Kent Monkman’s project ‘Shame and Prejudice: A Story of Resilience,’ is all at once ambitious and spectacular, an irreverent portrayal of Canada’s history beginning 150 years before confederation. Bringing together Monkman’s large paintings, installations, sculptures, and dioramas shown with paintings, material culture, decorative arts and objects mined from museums and collections across Canada - the scale of the exhibition is triumphant. The exhibition was curated by Kent Monkman and narrated by his alter ego, Miss Chief Testickle written in collaboration with writer, Gisele Gordon.
The title Shame and Prejudice, riffs off Jane Austen’s novel Pride and Prejudice to frame the exhibition with Miss Chief’s ‘trickster’ relations with the colonizers, motivated and “negotiated with the well-being of her family and community in mind,” sharing the same drives of Austen’s protagonists (pg. 8 catalogue). Though Pride is replaced with Shame to explain the last 150 years of the Indigenous experience in Canada. The story of Canada through the Indigenous experience is written and categorized in 9 affecting chapters, all together unfold layered and complex narratives covering a wide range of themes. Monkman unpacks modernity and primitivism citing art historical references, early politics that shaped Canada as we know it now, and dis-ease from fall-outs of colonialism.
In Chapter 1:
New France, Reign of the Beaver relays the period 150 years before Confederation, when Indigenous Peoples were a powerful part of the economy in the fur trade, exercised their life-ways in hunting and ceremony and were indispensable for settler survival in what is now known as Canada. Kent Monkman’s “Roccoco installation, Scent of a Beaver (2016) is based from Fragonard’s painting The Swing (1767), positions Miss Chief’s balancing the power struggle between French and English for domination of the fur trade” (page 8 catalogue). Miss Chief’s, Montcalm’s and Wolfe’s faces don Kent Monkman’s features varying in skin tone, eye colour and hair – to reference the everyman or the static representations of Indigenous peoples in museum dioramas. The installation is appropriately campy and lavishly decorated, no shortage of visual references to the pleasures, leisure and sensualities of the rococo style. The beaver has a central role to play in this chapter as emblematic of the fur trade, and over-hunting of their kind to serve opulent lifestyles.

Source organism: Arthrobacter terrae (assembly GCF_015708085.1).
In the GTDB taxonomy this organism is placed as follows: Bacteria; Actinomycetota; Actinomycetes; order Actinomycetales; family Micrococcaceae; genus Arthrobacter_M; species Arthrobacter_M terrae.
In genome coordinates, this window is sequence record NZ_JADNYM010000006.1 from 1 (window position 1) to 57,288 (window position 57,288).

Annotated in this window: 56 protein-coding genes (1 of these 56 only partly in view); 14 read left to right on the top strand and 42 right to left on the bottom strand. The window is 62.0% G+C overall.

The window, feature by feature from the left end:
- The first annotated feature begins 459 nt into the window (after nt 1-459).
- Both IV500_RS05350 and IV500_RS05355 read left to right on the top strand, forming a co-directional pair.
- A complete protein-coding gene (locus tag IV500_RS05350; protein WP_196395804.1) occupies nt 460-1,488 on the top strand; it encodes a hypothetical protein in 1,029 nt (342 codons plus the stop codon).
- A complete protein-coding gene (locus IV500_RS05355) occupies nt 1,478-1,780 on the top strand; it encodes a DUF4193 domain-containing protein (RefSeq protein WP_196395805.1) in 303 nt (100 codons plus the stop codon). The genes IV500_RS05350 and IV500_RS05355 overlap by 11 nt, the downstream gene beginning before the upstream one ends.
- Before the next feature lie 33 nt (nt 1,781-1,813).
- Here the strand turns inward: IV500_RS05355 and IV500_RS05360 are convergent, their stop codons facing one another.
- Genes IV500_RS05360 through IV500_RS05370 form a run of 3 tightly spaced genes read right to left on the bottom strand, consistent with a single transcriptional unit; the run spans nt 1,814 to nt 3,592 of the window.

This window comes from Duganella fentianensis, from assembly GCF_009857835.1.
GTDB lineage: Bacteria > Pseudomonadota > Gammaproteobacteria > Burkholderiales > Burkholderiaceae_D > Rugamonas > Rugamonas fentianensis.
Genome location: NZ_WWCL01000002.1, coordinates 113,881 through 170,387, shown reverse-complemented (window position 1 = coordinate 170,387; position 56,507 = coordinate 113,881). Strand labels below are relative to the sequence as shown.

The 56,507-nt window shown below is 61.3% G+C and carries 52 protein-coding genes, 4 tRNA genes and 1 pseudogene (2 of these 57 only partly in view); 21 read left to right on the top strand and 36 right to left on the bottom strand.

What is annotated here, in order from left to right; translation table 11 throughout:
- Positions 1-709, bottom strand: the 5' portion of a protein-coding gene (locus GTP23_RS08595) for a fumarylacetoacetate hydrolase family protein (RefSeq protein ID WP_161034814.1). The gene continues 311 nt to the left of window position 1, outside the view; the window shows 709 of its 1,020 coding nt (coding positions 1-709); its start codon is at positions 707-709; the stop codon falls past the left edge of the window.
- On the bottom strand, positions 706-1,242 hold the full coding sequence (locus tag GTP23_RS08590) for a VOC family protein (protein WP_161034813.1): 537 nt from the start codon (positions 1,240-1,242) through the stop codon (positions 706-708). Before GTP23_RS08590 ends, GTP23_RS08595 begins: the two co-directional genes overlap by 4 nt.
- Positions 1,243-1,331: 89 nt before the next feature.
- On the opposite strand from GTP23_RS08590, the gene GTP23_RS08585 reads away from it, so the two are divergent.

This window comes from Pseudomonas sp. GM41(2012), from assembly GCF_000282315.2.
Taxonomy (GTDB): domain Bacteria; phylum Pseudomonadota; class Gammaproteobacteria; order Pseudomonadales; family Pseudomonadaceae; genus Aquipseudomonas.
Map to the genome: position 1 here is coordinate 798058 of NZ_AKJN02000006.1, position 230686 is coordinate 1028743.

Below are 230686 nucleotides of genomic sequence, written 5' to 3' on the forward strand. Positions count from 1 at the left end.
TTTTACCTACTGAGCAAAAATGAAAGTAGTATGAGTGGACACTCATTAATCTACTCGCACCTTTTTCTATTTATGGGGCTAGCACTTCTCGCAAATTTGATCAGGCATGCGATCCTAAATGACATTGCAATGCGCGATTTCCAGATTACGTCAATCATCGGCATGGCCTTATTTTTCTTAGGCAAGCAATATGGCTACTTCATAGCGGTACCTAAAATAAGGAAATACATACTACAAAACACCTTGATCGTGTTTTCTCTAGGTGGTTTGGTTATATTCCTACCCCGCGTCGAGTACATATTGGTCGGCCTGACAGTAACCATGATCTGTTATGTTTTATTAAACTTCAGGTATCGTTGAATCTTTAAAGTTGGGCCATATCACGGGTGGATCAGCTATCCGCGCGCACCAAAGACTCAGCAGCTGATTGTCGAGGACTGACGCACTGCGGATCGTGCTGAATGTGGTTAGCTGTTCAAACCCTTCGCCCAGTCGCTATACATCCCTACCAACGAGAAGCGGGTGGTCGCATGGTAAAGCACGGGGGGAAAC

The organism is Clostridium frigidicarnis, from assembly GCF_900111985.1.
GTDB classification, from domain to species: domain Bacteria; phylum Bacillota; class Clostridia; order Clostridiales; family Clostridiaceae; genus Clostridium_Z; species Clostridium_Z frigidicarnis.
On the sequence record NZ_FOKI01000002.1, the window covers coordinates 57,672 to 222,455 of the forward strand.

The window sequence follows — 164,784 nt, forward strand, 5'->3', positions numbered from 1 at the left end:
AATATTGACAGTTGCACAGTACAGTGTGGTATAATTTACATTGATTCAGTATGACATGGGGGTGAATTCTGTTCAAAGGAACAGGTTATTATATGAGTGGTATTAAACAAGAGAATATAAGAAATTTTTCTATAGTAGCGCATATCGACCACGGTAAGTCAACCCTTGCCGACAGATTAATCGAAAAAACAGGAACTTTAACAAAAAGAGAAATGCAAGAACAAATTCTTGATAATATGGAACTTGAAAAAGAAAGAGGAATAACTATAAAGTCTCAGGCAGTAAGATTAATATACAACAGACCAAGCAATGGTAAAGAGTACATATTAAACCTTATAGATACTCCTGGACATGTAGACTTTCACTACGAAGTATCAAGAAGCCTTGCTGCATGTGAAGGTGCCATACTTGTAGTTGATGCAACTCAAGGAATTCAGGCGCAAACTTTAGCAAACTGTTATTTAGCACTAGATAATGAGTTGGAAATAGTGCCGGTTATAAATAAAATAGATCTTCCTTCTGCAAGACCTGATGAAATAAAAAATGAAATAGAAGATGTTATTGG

Fathers of Confederation offers a cheeky reimagining of Miss Chief's presence at the gathering of the confederation, with a large painting “The Daddies,” Monkman asserts an Indigenous seat at the table, the focal point is on Miss Chief’s naked back draped loosely with a HBC blanket as she faces and endures their eternal paternal gaze. This painting also shifts the gaze so not only is Miss Chief looking back at the European men, the viewers gaze also joins and stares back at our history in judgment. Here Monkman’s work authorizes the Indigenous experiences, and history in not only art history but also the chronicles of Canada.
Wards of the State/ The Indian Problem, references Duncan Campbell Scott’s infamous quote, “I want to get rid of the Indian Problem’ generated homicidal intolerance to resistances by Indigenous leaders; Pound Makers and Big Bear. Their refusal of the racist policies, signing of the treaties, and the reserve system they knew would be the demise of their people incited racist hegemony.
Starvation shows us a literal display of a long dinner table installation that powerfully parallels on one side of the table the opulence to the other end starving desperate conditions. The lavish end of the of table showed the bountiful period of New France, the celebrations of the Canadian Pacific railway and its silverware, and excess flutes of champagne. The dinner table gradually declines from shiny waxed wood to a barn wood table with blue and white (Delftware-esque) porcelain plates illustrating the decimation of the buffalo through hunt, on the top scraps of bone referring to the resulting starvation of the Indigenous tribes relying on them for hunting and survival.
Forcible Transfer of Children was perhaps the most visceral part of the exhibition for me… a large painting taking up the size of one wall showed Mounted Police officers tearing children away from their parents grasp, borrowing a gesture from Edvard Munch’s The Scream, the parents and children’s mouths are agape screaming in anguish. Painted into history, Monkman captures the nightmare that was the residential schools and the sixties/seventies scoop, in which children were literally torn from their parents away from their families, land and language with the threat of prosecution as government policies. On either side of the painting are beautiful adorned cradleboards from museum collections that hang on the walls to illustrate the love and care Indigenous people had for their families and babies. The most heartbreaking was where the missing cradleboards, the gesture of absence was felt with weighted spirit.